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Dance of the Dragons Pilot Near Orders

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2 minutes ago, Lord Varys said:

Depending how Rhaenyra will be portrayed it might not exactly be all that unjust... If they make her the instigator of Blood and Cheese, if they show her being happy about Maelor's death, if they have her enjoy the humiliation of Helaena and Alicent (or have her indeed command the murder of Helaena!) then there would be little redeemable about Rhaenyra - if you keep in mind that she definitely should, in addition, command the arrest of Addam Velaryon and the murder of Nettles.

See thats the greatness of Aegon III witnessing it. Its his mother, no matter how messed up she was, letting him see it is where the gold is. To the viewer he'll be the rightful heir after her and wonder how it'll affect him and Westeros.

Aegon II and Amon will be viewed as a-holes from the get-go; first time we meet them Aemon says "Is Aegon king or do have to kiss the old whore's cunny?" The Walder fanboys will jump on it and become hardcore Greens, no doubt.

16 hours ago, Lord Varys said:

Dany gets a better death scene than Rhaenyra. The motivation and backstory is nonsense, but Jon killing her is actually a pretty good idea in principle.

Seen just a death scene Dany's was indeed grand. But a death scene is never just a death scene, it needs to bring something into the story as well as taking something out. A wtf-moment isn't worth much on its own.

Rhaenyra had a son left alive which makes it less pointless. Dany was the last pretty much everything which should've resonated in some manner and not just be glossed over in five sec.

I struggle to see how Jon killing Dany could have played out interesting in terms of bringing something into the story.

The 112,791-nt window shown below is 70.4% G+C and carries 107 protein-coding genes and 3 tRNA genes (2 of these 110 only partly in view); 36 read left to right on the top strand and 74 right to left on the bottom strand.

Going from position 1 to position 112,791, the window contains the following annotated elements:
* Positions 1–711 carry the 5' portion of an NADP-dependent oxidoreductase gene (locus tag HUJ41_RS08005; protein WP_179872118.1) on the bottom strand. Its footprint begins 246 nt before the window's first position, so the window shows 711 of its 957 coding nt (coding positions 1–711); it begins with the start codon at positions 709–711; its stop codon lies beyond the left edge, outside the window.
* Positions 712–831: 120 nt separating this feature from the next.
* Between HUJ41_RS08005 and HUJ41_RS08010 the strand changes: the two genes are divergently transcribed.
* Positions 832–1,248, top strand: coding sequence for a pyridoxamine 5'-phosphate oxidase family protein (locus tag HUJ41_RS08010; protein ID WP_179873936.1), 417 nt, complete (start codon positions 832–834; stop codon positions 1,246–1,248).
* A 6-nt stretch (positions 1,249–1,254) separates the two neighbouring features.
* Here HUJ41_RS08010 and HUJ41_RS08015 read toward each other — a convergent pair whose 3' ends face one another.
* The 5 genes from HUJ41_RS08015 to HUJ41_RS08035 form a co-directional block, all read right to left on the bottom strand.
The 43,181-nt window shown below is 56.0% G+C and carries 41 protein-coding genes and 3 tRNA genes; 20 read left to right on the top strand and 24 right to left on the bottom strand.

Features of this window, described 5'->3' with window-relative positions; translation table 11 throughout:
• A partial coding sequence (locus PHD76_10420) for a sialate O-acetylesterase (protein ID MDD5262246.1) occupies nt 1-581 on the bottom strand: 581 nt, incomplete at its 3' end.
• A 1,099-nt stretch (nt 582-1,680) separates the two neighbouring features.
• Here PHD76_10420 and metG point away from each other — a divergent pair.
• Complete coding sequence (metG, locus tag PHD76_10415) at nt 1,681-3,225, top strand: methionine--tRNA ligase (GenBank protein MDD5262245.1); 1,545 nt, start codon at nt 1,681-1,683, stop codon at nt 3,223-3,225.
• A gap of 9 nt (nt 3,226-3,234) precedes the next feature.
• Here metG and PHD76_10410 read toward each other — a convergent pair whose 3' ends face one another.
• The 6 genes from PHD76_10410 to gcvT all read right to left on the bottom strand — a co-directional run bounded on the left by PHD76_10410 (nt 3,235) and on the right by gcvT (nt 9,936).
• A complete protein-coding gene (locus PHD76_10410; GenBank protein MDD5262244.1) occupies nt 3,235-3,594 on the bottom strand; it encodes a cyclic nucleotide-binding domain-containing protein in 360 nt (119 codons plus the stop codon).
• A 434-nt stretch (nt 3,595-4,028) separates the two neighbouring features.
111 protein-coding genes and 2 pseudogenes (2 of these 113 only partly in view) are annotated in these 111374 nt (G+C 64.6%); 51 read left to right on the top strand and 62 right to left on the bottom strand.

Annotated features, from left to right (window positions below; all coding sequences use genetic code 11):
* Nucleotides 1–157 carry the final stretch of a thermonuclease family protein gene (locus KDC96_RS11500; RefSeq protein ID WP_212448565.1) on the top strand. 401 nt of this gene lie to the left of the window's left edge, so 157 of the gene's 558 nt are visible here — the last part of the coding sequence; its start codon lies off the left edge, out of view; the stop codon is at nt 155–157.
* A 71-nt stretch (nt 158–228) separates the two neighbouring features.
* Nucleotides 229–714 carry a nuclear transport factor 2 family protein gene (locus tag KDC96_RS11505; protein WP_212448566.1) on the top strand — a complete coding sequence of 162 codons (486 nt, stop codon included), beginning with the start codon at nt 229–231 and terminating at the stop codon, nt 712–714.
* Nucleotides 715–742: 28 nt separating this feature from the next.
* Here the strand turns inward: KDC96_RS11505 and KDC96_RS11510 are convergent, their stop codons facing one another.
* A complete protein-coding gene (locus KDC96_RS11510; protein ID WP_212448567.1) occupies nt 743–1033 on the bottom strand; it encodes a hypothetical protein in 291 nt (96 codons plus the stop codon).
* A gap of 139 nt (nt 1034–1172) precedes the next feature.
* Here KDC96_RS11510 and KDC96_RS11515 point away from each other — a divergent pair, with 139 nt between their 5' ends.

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10 hours ago, Sigella said:

See thats the greatness of Aegon III witnessing it. Its his mother, no matter how messed up she was, letting him see it is where the gold is. To the viewer he'll be the rightful heir after her and wonder how it'll affect him and Westeros.

As I said, I'm very skeptical about a faithful adaptation of Aegon III. The 'pale shadow' would essentially be some child actor with big eyes and no lines, watching how the world around him burned. There is certainly a potential for a sad and tragic story there, but as I said above I don't see the ending with Aegon III becoming as anything positive. His story, if told properly, would be the story of the destruction a child in war. There is no positive spin to that. No character growth, but instead the destruction of a character.

Even in FaB it is clear the pre-Dance Aegon the Younger - while a solemn and introvert boy - was in no way as damaged or traumatized as King Aegon III after the Dance.

10 hours ago, Sigella said:

Aegon II and Amon will be viewed as a-holes from the get-go; first time we meet them Aemon says "Is Aegon king or do have to kiss the old whore's cunny?" The Walder fanboys will jump on it and become hardcore Greens, no doubt.

Yeah, combined with the fact that you cannot really sell the guys championing the misogynistic 'only men should rule' or 'women should not/never rule over men' in our day and age it is quite clear that the Greens will be the villains and the Blacks the good guys - which would make this not exactly a complex or very interesting story.

In the book it is more nuanced, but it is clear that the Blacks are the ones who have the moral highground even if they also do some questionable things.

10 hours ago, Sigella said:

Seen just a death scene Dany's was indeed grand. But a death scene is never just a death scene, it needs to bring something into the story as well as taking something out. A wtf-moment isn't worth much on its own.

Rhaenyra had a son left alive which makes it less pointless. Dany was the last pretty much everything which should've resonated in some manner and not just be glossed over in five sec.

I struggle to see how Jon killing Dany could have played out interesting in terms of bringing something into the story.